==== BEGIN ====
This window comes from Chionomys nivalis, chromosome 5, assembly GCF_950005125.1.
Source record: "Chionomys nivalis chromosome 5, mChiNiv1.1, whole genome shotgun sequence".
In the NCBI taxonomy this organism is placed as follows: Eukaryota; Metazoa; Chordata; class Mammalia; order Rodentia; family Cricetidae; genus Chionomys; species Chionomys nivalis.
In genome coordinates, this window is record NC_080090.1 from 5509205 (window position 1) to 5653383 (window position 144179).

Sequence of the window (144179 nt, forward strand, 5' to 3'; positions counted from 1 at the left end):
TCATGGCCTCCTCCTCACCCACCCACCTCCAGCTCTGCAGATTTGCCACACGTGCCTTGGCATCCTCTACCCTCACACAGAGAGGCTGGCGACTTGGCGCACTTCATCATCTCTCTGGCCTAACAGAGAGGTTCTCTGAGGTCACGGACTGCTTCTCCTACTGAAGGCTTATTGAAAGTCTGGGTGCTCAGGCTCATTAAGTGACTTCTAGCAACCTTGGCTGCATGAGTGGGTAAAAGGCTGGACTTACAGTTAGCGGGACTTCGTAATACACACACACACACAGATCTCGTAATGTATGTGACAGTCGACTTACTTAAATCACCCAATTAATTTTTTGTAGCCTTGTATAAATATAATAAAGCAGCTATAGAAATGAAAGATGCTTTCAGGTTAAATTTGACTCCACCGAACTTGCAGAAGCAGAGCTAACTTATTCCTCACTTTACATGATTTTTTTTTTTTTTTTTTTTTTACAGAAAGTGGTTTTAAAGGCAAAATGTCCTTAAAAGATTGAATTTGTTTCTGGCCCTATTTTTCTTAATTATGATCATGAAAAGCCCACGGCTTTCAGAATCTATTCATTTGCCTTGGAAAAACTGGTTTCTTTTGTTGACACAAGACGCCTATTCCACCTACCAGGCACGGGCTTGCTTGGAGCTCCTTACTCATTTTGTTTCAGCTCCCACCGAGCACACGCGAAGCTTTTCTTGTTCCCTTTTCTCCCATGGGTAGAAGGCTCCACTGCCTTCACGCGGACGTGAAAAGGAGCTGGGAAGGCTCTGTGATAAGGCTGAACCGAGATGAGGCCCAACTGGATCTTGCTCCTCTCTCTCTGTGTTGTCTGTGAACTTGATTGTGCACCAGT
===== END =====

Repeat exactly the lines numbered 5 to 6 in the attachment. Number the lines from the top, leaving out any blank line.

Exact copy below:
Sequence of the window (144179 nt, forward strand, 5' to 3'; positions counted from 1 at the left end):
TCATGGCCTCCTCCTCACCCACCCACCTCCAGCTCTGCAGATTTGCCACACGTGCCTTGGCATCCTCTACCCTCACACAGAGAGGCTGGCGACTTGGCGCACTTCATCATCTCTCTGGCCTAACAGAGAGGTTCTCTGAGGTCACGGACTGCTTCTCCTACTGAAGGCTTATTGAAAGTCTGGGTGCTCAGGCTCATTAAGTGACTTCTAGCAACCTTGGCTGCATGAGTGGGTAAAAGGCTGGACTTACAGTTAGCGGGACTTCGTAATACACACACACACACAGATCTCGTAATGTATGTGACAGTCGACTTACTTAAATCACCCAATTAATTTTTTGTAGCCTTGTATAAATATAATAAAGCAGCTATAGAAATGAAAGATGCTTTCAGGTTAAATTTGACTCCACCGAACTTGCAGAAGCAGAGCTAACTTATTCCTCACTTTACATGATTTTTTTTTTTTTTTTTTTTTTACAGAAAGTGGTTTTAAAGGCAAAATGTCCTTAAAAGATTGAATTTGTTTCTGGCCCTATTTTTCTTAATTATGATCATGAAAAGCCCACGGCTTTCAGAATCTATTCATTTGCCTTGGAAAAACTGGTTTCTTTTGTTGACACAAGACGCCTATTCCACCTACCAGGCACGGGCTTGCTTGGAGCTCCTTACTCATTTTGTTTCAGCTCCCACCGAGCACACGCGAAGCTTTTCTTGTTCCCTTTTCTCCCATGGGTAGAAGGCTCCACTGCCTTCACGCGGACGTGAAAAGGAGCTGGGAAGGCTCTGTGATAAGGCTGAACCGAGATGAGGCCCAACTGGATCTTGCTCCTCTCTCTCTGTGTTGTCTGTGAACTTGATTGTGCACCAGT